Shopper: Great Accessory Gifts Await at Museums
Sweater from the mall? Bor-ing.
Another DVD? Maybe not.
Step up your gift-giving game this holiday season and shoot for "Yippees!" instead of yawns. Take advantage of what this city's got in droves. Tourists? No, but you're on the right track. Think museums.
While the fanny-pack set ogles the gift-shop tchotchkes, you can search out the gems that are at once fashionable and very D.C.
What could be more Washington than a tribute to the Founding Fathers? Pass along the inspiration of the Declaration of Independence with a delicate silver bracelet from the National Archives Shop (800 Constitution Ave. NW), inscribed "life, liberty and the pursuit of happiness." And your friends will no doubt be impressed when you tell them that their "Here comes treble" tee came from the Kennedy Center ($20).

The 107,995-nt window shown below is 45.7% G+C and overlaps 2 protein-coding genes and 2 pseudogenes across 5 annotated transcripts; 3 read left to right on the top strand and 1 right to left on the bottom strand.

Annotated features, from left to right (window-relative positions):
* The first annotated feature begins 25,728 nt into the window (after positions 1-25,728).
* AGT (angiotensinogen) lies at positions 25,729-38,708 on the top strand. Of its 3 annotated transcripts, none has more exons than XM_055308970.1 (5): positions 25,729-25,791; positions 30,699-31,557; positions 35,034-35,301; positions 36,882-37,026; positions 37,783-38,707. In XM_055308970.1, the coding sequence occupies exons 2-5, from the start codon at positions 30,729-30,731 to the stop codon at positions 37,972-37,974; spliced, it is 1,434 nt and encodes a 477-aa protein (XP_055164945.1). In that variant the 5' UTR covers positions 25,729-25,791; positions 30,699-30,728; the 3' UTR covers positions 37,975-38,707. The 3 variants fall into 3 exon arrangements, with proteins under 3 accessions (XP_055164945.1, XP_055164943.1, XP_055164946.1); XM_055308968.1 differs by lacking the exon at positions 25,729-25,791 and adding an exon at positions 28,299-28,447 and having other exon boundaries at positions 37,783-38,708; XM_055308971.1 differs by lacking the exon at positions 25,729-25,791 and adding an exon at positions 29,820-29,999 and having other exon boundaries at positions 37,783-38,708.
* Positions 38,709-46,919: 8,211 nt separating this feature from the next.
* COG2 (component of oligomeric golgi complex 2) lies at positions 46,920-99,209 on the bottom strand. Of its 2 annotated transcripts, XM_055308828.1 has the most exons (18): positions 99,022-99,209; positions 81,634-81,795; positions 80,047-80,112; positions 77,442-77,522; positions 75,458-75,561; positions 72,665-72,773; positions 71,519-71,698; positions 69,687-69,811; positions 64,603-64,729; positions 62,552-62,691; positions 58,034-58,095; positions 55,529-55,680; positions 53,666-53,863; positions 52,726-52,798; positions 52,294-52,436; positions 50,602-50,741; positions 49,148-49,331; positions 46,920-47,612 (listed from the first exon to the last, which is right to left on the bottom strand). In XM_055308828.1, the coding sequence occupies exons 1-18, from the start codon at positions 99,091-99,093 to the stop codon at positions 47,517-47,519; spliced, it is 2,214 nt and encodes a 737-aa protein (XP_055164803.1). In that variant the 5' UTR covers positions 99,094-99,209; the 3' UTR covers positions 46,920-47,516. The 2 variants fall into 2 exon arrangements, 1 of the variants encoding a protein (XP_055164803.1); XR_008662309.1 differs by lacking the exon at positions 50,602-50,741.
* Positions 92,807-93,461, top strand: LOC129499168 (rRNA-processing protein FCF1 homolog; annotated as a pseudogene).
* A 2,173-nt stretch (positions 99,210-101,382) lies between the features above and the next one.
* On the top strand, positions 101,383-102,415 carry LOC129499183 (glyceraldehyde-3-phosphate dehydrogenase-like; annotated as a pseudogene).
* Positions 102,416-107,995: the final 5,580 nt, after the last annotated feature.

The area's off-the-beaten-track museums also have boutiques full of artsy trinkets. The selection of wooden and glass beads -- some dating back centuries -- at the Bead Museum (400 Seventh St. NW) is something even non-archaeologists can get into. The shop is stocked with masterly beadless pieces, too -- such as the chunky rainbow "Pop Art" square bracelet made by a Brazilian resin master ($56).
It's worth making the trip to the Hillwood Estate (4155 Linnean Ave. NW) for the unusual gift selection. The museum, once the home of socialite extraordinaire Marjorie Merriweather Post, is one of the top forums for imperial Russian art and its shop is chock full of Russian dolls -- or better yet, a more useful, cheeky Russian doll apron ($28).
For the eco-conscious folks on your list, consider a trip to the Mansion Shop at Strathmore (10701 Rockville Pike, North Bethesda), where earrings are green in more than color. The Smart Glass line of hoop earrings and necklaces is made from recycled glass bottles.
And don't some accessories grow infinitely cooler when you know their back story? The adorable clutch bags ($42) sold exclusively at the Shakespeare Theatre Company store (610 F St. NW) are made from leftover theater materials, such as drapes and costumes. This year, give the mall a miss and put distinctive gifts under the tree.
-- Ariel Alexovich